Left to right: The Captain, the Professor, Mary Ann, Gilligan, Ginger, Mr. Howell and Mrs. Howell.


We added to Robert's Modarri car collection, and he was thrilled to get them. We also got him a storage case for all of them.


We gave to Clara - our girl who is all into owls - a yard flag holder and a set of owl flags for all the seasons. This is the winter one.


It was a Christmas like none other for us. It seems it doesn't matter where we are for the holidays, as long as we're with our loved ones, it's GOOD.

Speaking of loved ones, Tim wasn't able to come for Christmas this year, and we missed him! But he's looking forward to a spring visit with us, and we'll make sure he gets over to the Houston area to see his brother's family.

And now we can start the countdown again. According to christmascountdown.org, there are only 356 days, 14 hours, 18 minutes and 39 seconds left until Christmas Day 2017! Better start shopping.

Sunday, December 18, 2016

Christmas Is in the Air

Yesterday the temperature was 75 degrees almost all day long . . . until the "arctic front" moved in suddenly. In a matter of a couple hours the temperature dropped drastically. When we went to bed it had hit freezing, and during the night it dropped to 22 degrees. It was still in the 20s when we got up to get ready for church this morning, and stayed cold all day long. They say in a day or two it will warm back up.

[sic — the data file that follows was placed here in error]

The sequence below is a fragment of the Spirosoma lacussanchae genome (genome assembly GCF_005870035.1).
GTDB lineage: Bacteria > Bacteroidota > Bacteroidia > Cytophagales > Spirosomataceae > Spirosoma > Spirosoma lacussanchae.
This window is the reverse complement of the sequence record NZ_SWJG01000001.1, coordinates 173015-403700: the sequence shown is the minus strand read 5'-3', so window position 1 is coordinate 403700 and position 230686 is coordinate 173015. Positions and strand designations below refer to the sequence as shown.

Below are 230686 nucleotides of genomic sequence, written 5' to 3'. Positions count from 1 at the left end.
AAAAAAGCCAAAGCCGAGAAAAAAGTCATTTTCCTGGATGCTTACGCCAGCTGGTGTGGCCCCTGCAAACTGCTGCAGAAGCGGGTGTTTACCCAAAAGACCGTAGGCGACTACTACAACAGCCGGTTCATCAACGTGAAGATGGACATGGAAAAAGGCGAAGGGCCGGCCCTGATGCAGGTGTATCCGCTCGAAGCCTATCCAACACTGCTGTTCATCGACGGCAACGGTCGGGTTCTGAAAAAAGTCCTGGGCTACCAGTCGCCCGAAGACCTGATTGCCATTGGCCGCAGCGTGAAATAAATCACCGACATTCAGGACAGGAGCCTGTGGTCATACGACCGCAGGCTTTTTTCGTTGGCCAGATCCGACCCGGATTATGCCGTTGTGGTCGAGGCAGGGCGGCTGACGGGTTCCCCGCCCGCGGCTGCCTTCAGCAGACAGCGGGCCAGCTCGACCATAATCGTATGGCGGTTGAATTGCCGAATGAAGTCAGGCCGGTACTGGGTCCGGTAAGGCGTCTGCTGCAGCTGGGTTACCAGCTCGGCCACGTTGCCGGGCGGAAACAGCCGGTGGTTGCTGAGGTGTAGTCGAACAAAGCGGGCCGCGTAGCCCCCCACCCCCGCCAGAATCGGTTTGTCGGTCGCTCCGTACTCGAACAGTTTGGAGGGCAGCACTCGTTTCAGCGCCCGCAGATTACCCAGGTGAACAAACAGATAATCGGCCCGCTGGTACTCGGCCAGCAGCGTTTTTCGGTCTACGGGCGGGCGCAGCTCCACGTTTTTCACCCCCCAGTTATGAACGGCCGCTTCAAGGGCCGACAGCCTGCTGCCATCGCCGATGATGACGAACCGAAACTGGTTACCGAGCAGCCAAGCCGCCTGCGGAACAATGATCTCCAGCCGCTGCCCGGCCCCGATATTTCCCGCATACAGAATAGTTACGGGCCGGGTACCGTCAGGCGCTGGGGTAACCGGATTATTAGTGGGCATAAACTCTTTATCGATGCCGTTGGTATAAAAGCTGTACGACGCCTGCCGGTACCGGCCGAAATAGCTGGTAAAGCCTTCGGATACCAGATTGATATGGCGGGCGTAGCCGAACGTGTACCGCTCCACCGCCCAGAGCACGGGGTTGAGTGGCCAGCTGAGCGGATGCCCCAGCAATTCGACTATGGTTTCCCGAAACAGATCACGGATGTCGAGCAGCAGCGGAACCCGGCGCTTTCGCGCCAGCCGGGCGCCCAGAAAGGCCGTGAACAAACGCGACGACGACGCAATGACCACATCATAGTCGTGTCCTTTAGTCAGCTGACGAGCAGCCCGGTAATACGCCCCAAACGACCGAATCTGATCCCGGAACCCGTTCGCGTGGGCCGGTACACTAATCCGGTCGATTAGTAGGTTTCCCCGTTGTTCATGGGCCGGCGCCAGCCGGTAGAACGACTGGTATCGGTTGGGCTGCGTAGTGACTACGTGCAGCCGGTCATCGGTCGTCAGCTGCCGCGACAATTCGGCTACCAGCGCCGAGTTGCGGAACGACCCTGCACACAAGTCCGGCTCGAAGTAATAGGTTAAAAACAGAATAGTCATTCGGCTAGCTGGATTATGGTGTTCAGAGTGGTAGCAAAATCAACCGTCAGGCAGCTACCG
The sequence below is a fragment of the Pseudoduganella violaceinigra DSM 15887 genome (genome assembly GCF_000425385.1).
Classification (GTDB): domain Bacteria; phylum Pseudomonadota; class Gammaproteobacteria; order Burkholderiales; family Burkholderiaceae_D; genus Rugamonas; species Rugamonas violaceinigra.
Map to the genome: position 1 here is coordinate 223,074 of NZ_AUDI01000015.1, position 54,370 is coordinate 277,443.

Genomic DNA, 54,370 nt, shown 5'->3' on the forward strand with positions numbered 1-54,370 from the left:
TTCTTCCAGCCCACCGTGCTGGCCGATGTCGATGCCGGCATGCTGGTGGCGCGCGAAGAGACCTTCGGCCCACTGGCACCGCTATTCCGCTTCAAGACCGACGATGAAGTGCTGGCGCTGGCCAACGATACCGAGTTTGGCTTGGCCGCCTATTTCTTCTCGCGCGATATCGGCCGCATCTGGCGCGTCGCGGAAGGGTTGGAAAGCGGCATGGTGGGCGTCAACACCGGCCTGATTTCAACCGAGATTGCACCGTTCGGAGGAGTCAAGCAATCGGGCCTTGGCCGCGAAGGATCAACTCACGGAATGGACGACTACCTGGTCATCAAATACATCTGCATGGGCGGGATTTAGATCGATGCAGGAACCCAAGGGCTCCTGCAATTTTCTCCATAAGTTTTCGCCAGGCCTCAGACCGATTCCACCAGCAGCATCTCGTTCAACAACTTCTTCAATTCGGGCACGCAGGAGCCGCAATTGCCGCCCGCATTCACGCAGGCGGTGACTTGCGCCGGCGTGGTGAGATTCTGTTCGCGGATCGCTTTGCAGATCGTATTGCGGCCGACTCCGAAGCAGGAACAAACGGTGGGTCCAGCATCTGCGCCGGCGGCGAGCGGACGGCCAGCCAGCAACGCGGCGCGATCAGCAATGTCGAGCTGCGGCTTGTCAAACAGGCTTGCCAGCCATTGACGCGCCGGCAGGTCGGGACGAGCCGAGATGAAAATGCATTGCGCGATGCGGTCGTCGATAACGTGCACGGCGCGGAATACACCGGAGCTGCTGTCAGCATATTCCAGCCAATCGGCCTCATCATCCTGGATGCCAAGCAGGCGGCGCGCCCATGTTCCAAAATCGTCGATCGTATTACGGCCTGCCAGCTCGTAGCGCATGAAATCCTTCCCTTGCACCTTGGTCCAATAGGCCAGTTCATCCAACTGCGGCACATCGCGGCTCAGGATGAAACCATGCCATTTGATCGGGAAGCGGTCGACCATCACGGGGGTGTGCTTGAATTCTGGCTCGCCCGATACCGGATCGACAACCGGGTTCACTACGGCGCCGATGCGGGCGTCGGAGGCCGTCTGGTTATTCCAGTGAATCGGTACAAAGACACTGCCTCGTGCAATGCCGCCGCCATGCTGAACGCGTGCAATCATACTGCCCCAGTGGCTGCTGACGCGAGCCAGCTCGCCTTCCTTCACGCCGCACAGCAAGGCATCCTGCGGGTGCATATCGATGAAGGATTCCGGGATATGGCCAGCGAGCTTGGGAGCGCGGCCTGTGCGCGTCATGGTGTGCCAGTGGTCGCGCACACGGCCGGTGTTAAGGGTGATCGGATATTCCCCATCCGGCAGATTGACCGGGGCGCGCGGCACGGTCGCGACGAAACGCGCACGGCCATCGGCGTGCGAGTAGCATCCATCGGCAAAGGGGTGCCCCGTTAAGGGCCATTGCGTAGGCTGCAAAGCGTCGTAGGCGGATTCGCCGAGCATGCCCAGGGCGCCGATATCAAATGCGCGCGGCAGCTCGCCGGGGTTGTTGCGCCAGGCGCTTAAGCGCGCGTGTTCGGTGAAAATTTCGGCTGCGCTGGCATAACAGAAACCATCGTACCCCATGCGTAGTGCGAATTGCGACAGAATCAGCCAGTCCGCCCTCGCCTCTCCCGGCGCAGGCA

But cold weather is what we are supposed to be having . . . it's Christmas time, after all! Just take a peek at my December calendar:

Dan and I kicked off the Christmas season with the Temple Symphony Christmas Concert, on Saturday, December 3. It was great, as usual.

Last week I had four different Christmas events to attend. On Saturday, the 10th I went to a D.A.R. luncheon. I'm not yet a member of D.A.R., but my application has been signed off on by the local folks, and it will be sent in for approval on Monday, so they keep encouraging me to come to the meetings as a "prospective member." The luncheon was really nice and included some great entertainment.

On Sunday evening, December 11, we had a church Christmas dinner. It was great fun. The food was delicious and abundant, and the entertainment included, among other performances, a few songs by the Spanish-speaking children of our congregation. They are such beautiful children, and their singing was sweet as could be.





Our congregation always participates in providing Christmas gifts for the children at Cherokee Home for Children. Here were the presents, all waiting for Santa to bag them up and take them to the children.